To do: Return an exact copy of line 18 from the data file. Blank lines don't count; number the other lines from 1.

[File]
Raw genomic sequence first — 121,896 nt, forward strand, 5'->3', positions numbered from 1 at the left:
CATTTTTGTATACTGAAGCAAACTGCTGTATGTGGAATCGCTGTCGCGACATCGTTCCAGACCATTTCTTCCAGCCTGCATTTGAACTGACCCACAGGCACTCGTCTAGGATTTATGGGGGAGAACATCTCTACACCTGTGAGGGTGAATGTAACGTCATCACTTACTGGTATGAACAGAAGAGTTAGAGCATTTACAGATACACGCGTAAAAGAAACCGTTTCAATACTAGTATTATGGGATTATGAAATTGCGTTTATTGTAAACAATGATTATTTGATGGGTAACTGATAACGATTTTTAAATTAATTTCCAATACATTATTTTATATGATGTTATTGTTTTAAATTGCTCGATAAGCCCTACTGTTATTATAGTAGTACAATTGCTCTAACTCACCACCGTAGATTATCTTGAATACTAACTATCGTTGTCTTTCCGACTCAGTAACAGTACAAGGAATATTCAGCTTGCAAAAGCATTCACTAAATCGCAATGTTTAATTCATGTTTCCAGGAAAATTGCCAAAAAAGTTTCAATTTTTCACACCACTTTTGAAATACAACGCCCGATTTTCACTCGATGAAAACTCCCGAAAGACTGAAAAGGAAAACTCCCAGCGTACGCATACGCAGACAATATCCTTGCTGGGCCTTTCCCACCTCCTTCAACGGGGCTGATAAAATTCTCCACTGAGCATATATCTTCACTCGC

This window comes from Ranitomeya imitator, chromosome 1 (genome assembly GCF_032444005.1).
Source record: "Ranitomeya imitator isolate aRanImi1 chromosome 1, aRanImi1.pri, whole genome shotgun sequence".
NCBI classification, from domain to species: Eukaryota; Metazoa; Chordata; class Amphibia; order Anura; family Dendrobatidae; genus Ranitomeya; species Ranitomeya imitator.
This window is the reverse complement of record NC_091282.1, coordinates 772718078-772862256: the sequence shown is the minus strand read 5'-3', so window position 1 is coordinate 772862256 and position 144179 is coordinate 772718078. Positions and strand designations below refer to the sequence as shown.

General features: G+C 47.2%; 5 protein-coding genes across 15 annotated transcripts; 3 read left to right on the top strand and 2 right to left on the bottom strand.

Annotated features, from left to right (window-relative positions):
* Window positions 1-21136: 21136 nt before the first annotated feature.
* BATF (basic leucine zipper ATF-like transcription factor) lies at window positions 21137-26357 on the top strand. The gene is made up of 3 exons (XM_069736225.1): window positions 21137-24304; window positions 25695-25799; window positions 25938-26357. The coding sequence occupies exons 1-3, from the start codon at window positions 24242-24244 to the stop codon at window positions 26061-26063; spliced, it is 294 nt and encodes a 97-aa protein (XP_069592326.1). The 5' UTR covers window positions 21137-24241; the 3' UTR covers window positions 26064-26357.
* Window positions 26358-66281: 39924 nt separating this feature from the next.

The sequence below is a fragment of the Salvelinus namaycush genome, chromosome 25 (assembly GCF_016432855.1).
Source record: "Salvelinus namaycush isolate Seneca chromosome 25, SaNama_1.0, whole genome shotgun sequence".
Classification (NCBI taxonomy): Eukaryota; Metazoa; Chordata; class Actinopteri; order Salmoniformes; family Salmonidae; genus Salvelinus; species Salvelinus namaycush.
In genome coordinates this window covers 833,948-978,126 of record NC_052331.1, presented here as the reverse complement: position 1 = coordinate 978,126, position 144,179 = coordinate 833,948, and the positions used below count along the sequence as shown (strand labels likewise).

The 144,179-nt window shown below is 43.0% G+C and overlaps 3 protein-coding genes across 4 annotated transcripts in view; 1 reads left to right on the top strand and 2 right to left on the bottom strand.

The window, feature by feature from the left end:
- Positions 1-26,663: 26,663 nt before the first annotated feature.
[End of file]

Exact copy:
- Positions 1-26,663: 26,663 nt before the first annotated feature.